Learning to lunge.

Lauren started her on the lunge line, and started me lunging her, too. The first part was getting her to go out on the circle, and respond to voice commands to walk, trot, canter, whoa. She wasn’t strong yet, obviously, and her go-to was to do a downward transition as soon as she was tired. Not a bad trait for when we’re starting out – she didn’t, or couldn’t, just gallop and gallop.

She also needed to get the strength back to balance herself at the canter on a circle — this was easier going to the left, as it is for most racehorses. They race to the left, and there’s not necessarily a lot of training to get them to do much of anything else. What we want as Hunter/Jumper riders is a more refined set of capabilities – we want brakes but we also want balance and grace at the walk, trot, and canter. By the time of this video – taken about two weeks after we got her – she was just starting to get the hang of things.

(For some reason this video looks upside down, but it plays right side up.)

The first week.


First order of business, besides feeding her and getting her checked by the vet, was cleaning her up. The first time I took her out to groom I was nervous – would she kick or bite? Was she sensitive to the touch? But like many Thoroughbreds she was used to being handled — and she seems to love being groomed.

It took three days to get much of the dirt out of her coat, and even then I wasn’t finished. But there was a horse under there, and a brown bay coat began to reveal itself as a reddish mahogany color, even if her fur was shaggy and her hips jutted out.

I had to go to the tack store with a list, too, of everything she needed. Heavy, medium, and light blankets. A “cooler” – a fleece for right after a workout on a cool day. Bridle and bit, saddle pads, groom box and grooming tools, fly spray, mane and tail detangler. Fortunately, I already had my saddle, which, even used, had cost more than she did.

A few hundred dollars later, plus anticipating the visits from the vet and the farrier, I called Kevin who was back at work in Washington, D.C., where he was commuting to at the time.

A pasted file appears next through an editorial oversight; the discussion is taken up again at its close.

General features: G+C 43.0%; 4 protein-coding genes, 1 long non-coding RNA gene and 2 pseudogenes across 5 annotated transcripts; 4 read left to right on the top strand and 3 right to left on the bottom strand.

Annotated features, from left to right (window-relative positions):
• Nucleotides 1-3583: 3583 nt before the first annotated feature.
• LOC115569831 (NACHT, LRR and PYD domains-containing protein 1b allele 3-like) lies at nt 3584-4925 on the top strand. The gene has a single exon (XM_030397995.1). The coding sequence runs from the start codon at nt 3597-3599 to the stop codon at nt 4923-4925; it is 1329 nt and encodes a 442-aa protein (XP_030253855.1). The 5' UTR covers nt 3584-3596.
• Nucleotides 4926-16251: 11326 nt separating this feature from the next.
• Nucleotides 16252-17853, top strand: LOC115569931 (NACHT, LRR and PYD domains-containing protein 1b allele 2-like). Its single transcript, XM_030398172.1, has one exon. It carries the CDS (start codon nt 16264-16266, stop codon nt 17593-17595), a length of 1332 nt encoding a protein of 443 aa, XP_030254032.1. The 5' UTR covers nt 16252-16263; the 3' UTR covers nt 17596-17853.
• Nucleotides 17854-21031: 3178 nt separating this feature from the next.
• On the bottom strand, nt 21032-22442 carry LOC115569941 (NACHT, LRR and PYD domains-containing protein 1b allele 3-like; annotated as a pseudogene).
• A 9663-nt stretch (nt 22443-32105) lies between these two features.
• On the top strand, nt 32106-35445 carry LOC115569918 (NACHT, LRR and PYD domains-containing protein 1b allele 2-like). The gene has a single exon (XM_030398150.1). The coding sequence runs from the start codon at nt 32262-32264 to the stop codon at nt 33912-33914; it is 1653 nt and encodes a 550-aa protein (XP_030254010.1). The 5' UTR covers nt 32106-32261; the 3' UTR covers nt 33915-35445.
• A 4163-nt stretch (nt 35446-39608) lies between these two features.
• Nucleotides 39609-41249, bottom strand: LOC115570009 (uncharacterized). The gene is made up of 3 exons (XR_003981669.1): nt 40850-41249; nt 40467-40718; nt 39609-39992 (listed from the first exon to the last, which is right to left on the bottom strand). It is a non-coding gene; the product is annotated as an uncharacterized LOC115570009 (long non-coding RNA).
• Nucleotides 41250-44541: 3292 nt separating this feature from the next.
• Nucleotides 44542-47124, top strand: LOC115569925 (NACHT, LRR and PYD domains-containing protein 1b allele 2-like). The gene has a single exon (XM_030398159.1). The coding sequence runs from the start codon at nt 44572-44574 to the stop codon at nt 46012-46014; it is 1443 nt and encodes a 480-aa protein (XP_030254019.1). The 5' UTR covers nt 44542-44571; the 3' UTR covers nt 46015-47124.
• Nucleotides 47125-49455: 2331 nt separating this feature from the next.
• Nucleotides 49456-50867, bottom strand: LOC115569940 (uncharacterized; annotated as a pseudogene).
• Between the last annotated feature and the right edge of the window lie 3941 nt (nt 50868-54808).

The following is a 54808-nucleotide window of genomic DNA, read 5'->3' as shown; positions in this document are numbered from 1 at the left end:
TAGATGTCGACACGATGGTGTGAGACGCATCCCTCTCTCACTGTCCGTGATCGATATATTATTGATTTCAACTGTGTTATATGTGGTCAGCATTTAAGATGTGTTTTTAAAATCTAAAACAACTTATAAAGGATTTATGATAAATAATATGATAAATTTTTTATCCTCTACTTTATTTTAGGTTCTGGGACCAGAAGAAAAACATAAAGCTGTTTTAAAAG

“I’m sorry I bought a horse,” I said.

“That’s okay,” he said. “It’s exciting. I told Ernie about it today.” (His boss.)

As a friend said, “It happens.”


First day.


The first day of training means not doing anything, just letting the horse rest in her new environment. If OTTBs are coming right off the track, it’s especially important to give them some time to wind down after that busy life. In Bizzy’s case, she’d been off the track for two years, because the racetrack where she worked, Suffolk Downs, was closing. Though there were still a few race days a year — six spread out over three months rather than a ninety day meet — her trainer didn’t have the means to bring her horses back and forth. So she’d brought them home to New Hampshire, with no income for them anymore, and had begun to sell them off.

Bizzy was the only one who was so thin. We never could figure out why, exactly. We dewormed her right away, got her tested and treated for Lyme, and just fed her – and fed her, and fed her. We gave her a salt lick and plenty of water, and let her settle into a new routine of stall time, turnout, and handling – starting with grooming.

Lauren texted me that morning when she turned her out and said, “She just did a quiet canter across the field.” It was significant because it was probably the first time she had cantered in two years – as we’d seen, she hadn’t really even had the room to trot.

Time to eat. Good hay, good grain, grass.
Fortunately for us, she loves her stall. I guess she had plenty of time outside over the previous two years. On her first night, she walked right in, just as easily as she had loaded on the trailer. The horse was exhausted and hungry and she knew a good thing when she saw it.